*Social, Recreational and Enrichment Opportunities: DDAP regularly offers youth the chance to attend performances, sports events, and participate in visits to museums, recreational areas, and the like.

Population(s) Served
At-risk youth
Ethnic and racial groups

Robert F. Kennedy Children's Action Corps' RFK Academy is a 12-month special education day school for young people ages 10 to 21 who face a variety of emotional, behavioral and educational challenges. The program provides academic, vocational, transitional, recreational, clinical and community-based educational services in a therapeutic and communal environment. Many participants in RFK Academy have significant problems with anger, peer relationships, substance abuse, academic performance and self accountability. The program effectively combines a strong educational curriculum with unique service offererings designed to facilitate self responsibility, intellectual growth and improved behavior. RFK Academy accepts referrals from the youth's home school district throughout western Massachusetts.Services include:Academics: State approved academic courses, preparation/facilitation for MCAS, adventure based.Transition Services, Clinical Services, Vibrant Music Program, Drivers Education, Experiential Education.

Population(s) Served
People with disabilities

RFK Children's Action Corps offers adoption services through Bright Futures Adoption Center, a licensed, nonprofit, domestic adoption agency with 2 programs:The Infant Adoption Program places infants born in the US with loving families. The Adoption and Permanency Program finds "forever families" for children of all ages in the MA foster care system. Services include:Options counselingPre-adoptive parent educationMassachusetts Approach to Partnerships in Parenting trainingHome studiesMatching, adoption and transition planningPost-placement supervisionLegal finalizationInterstate Compact on the Placement of Children Post-adoption support serviceIn 2014, RFK Children's Action Corps acquired the Adoption Community of New England. ACONE educates, supports, and advocates on behalf of all members of the adoption triad, assisting through all stages of their adoption-related experience by means of seminars, workshops, support groups, policy statements, legislative advocacy, and other measures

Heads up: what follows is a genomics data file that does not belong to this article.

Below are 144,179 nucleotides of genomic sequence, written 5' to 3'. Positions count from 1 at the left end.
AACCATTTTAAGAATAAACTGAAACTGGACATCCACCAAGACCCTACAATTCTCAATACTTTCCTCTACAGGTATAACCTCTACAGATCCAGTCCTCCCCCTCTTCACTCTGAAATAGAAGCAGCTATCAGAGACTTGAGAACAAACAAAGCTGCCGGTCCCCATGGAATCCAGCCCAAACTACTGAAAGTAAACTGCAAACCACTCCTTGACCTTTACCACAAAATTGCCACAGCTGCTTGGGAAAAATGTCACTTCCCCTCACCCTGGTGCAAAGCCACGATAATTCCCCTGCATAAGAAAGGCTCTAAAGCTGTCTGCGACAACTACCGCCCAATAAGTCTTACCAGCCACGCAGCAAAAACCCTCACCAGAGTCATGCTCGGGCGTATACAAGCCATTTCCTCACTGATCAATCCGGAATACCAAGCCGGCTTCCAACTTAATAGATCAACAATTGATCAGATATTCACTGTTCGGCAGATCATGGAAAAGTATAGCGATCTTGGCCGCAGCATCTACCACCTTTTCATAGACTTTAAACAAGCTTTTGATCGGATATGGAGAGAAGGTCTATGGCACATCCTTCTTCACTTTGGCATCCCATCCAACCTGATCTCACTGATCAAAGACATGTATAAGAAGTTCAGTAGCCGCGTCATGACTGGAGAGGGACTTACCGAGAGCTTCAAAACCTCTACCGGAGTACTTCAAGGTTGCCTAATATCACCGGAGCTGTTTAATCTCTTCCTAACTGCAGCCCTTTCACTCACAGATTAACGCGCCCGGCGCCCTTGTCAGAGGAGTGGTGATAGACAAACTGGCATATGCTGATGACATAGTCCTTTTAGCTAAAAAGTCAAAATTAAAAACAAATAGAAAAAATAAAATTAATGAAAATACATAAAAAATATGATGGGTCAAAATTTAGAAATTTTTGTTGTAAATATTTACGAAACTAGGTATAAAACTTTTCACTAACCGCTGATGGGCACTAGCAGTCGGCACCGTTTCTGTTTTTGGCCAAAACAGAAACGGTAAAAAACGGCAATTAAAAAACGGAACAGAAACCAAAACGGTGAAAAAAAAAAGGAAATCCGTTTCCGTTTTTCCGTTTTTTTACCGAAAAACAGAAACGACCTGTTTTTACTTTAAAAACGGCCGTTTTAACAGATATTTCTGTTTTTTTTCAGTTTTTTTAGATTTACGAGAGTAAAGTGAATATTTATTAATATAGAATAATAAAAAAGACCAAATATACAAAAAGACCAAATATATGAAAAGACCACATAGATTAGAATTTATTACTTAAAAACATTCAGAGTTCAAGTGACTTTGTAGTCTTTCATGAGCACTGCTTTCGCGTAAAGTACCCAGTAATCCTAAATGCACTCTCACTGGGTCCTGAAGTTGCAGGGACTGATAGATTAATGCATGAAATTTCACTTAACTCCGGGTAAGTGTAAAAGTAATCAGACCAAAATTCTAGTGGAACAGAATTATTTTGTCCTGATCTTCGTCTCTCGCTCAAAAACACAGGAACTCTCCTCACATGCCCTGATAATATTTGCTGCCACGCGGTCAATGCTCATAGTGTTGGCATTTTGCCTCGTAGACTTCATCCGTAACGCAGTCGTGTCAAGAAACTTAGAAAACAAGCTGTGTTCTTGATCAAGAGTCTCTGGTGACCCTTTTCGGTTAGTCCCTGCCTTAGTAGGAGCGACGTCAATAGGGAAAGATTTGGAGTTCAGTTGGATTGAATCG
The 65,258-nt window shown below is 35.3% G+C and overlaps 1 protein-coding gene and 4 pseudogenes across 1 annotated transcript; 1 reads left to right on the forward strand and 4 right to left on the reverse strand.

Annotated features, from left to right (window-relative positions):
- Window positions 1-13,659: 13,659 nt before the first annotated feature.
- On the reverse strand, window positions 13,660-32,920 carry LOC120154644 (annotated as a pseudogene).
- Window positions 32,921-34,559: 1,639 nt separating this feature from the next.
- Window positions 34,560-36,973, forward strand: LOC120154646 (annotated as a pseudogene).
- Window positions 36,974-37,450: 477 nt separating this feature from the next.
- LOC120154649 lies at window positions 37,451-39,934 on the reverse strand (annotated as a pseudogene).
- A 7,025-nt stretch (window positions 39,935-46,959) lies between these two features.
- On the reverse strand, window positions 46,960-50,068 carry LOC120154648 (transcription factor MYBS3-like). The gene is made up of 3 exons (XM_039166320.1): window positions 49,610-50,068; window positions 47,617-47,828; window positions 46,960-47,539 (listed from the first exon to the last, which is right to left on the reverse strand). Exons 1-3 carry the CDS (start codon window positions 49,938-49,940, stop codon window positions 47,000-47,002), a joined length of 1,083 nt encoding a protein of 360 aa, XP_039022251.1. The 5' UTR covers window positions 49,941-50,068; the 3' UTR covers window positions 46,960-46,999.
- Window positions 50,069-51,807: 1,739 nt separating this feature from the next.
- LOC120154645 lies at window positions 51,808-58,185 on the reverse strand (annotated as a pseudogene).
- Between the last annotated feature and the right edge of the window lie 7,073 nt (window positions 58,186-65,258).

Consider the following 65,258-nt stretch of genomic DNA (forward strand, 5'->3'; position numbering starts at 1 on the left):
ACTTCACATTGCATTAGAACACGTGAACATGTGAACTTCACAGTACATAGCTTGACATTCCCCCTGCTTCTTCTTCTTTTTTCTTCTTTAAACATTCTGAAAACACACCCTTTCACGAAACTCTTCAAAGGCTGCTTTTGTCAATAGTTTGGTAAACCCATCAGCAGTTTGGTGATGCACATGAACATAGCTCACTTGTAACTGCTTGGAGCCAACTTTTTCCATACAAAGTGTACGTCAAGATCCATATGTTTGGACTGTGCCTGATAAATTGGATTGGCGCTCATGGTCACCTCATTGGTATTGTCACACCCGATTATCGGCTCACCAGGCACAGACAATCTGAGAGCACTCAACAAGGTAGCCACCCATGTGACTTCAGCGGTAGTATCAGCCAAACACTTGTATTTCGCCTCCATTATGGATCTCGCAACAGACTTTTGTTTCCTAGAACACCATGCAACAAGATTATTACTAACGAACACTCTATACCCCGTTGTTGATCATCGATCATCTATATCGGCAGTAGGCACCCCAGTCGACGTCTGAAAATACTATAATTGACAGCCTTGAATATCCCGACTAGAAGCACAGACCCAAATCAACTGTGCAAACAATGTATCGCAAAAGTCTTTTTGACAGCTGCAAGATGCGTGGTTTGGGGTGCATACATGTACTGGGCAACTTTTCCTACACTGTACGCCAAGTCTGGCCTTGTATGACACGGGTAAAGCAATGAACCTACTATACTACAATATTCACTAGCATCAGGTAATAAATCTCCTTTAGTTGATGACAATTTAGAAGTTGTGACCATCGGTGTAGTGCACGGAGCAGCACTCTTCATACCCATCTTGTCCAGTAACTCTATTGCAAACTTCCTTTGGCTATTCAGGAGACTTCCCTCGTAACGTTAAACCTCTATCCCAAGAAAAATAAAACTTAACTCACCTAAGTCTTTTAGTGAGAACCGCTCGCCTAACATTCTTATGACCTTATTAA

Population(s) Served
Infants and toddlers
Children and youth

Led by RFK Children's Action Corps, the RFK National Resource Center provides consultation, technical assistance, and training to serve local, state, and national leaders, practitioners and youth-serving agencies to improve system performance and outcomes for youth involved with the juvenile justice system. The RFK National Resource Center focuses primarily on youth with prior or current involvement in both the child welfare and juvenile justice systems, known as dual status youth, the review and improvement of juvenile probation systems, and the use of a model framework to address the state and national laws and policies governing the exchange and sharing of data, information, and records for youth and families. Work has taken place in the following states and territories: Alaska, Arizona, California, Connecticut, Florida, Georgia, Guam, Idaho, Illinois, Indiana, Louisiana, Massachusetts, Minnesota, Pennsylvania, South Dakota, Texas, Washington, and Wisconsin, with more interested in engaging with us.

Population(s) Served
Incarcerated people
At-risk youth

This program provides young women between the ages of 13 – 18 with the educational, life skills, therapeutic, recreational and support services needed to improve their behavior and ultimately return home and into their communities. These young women have often made poor choices, developed negative behaviors and/or experienced a range of trauma as the result of abuse and neglect.

Population(s) Served
Young women
Adolescent girls

The Kennedy School serves youth detained for crimes ranging from drug possession to assault. They learn accountability by participating in daily school, individual and group counseling, and structured activities designed to promote responsibility and self-reliance.

Population(s) Served
Young men
Adolescent boys

(COASA) program supports children of alcoholism and substance abuse by advocating for them in community forums and developing appropriate supportive educational groups for them throughout Boston. COASA facilitates school and community-based prevention/intervention services, adapting them to the particular needs of the children served.